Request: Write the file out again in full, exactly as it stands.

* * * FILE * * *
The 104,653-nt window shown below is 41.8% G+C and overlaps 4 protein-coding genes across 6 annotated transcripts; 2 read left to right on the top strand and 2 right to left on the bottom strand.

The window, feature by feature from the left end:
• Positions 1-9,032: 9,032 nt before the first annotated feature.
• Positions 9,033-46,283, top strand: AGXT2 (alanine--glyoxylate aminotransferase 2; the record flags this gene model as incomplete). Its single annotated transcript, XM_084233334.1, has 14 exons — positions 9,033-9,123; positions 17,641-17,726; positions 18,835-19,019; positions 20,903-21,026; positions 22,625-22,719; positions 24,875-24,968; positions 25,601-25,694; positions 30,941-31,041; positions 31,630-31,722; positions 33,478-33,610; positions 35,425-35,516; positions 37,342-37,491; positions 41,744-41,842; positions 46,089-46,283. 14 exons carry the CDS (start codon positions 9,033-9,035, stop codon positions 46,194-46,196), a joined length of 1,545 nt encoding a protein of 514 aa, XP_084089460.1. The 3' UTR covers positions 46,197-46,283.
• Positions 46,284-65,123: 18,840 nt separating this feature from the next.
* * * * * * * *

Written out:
The 104,653-nt window shown below is 41.8% G+C and overlaps 4 protein-coding genes across 6 annotated transcripts; 2 read left to right on the top strand and 2 right to left on the bottom strand.

The window, feature by feature from the left end:
• Positions 1-9,032: 9,032 nt before the first annotated feature.
• Positions 9,033-46,283, top strand: AGXT2 (alanine--glyoxylate aminotransferase 2; the record flags this gene model as incomplete). Its single annotated transcript, XM_084233334.1, has 14 exons — positions 9,033-9,123; positions 17,641-17,726; positions 18,835-19,019; positions 20,903-21,026; positions 22,625-22,719; positions 24,875-24,968; positions 25,601-25,694; positions 30,941-31,041; positions 31,630-31,722; positions 33,478-33,610; positions 35,425-35,516; positions 37,342-37,491; positions 41,744-41,842; positions 46,089-46,283. 14 exons carry the CDS (start codon positions 9,033-9,035, stop codon positions 46,194-46,196), a joined length of 1,545 nt encoding a protein of 514 aa, XP_084089460.1. The 3' UTR covers positions 46,197-46,283.
• Positions 46,284-65,123: 18,840 nt separating this feature from the next.